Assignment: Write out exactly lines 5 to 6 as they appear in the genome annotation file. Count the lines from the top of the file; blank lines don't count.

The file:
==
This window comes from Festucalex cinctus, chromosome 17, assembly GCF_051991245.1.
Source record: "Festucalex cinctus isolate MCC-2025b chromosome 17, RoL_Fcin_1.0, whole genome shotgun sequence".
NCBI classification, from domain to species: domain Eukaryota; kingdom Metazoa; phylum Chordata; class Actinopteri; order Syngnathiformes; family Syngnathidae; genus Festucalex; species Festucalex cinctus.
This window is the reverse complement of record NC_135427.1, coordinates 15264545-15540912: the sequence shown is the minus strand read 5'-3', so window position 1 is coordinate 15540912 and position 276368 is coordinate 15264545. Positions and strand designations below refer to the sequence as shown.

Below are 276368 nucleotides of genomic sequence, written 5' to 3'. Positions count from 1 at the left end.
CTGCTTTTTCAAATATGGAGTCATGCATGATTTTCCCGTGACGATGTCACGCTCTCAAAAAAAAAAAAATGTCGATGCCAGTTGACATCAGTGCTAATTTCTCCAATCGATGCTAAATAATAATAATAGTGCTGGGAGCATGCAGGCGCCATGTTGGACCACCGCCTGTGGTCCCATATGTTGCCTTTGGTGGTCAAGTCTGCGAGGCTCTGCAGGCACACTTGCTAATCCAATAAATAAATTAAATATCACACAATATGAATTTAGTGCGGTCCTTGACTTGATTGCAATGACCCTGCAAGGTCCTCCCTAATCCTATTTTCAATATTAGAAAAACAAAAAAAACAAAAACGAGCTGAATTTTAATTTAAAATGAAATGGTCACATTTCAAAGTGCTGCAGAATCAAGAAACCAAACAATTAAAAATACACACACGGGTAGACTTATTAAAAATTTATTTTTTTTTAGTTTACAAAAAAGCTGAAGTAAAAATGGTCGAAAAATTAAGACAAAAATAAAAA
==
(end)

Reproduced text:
Below are 276368 nucleotides of genomic sequence, written 5' to 3'. Positions count from 1 at the left end.
CTGCTTTTTCAAATATGGAGTCATGCATGATTTTCCCGTGACGATGTCACGCTCTCAAAAAAAAAAAAATGTCGATGCCAGTTGACATCAGTGCTAATTTCTCCAATCGATGCTAAATAATAATAATAGTGCTGGGAGCATGCAGGCGCCATGTTGGACCACCGCCTGTGGTCCCATATGTTGCCTTTGGTGGTCAAGTCTGCGAGGCTCTGCAGGCACACTTGCTAATCCAATAAATAAATTAAATATCACACAATATGAATTTAGTGCGGTCCTTGACTTGATTGCAATGACCCTGCAAGGTCCTCCCTAATCCTATTTTCAATATTAGAAAAACAAAAAAAACAAAAACGAGCTGAATTTTAATTTAAAATGAAATGGTCACATTTCAAAGTGCTGCAGAATCAAGAAACCAAACAATTAAAAATACACACACGGGTAGACTTATTAAAAATTTATTTTTTTTTAGTTTACAAAAAAGCTGAAGTAAAAATGGTCGAAAAATTAAGACAAAAATAAAAA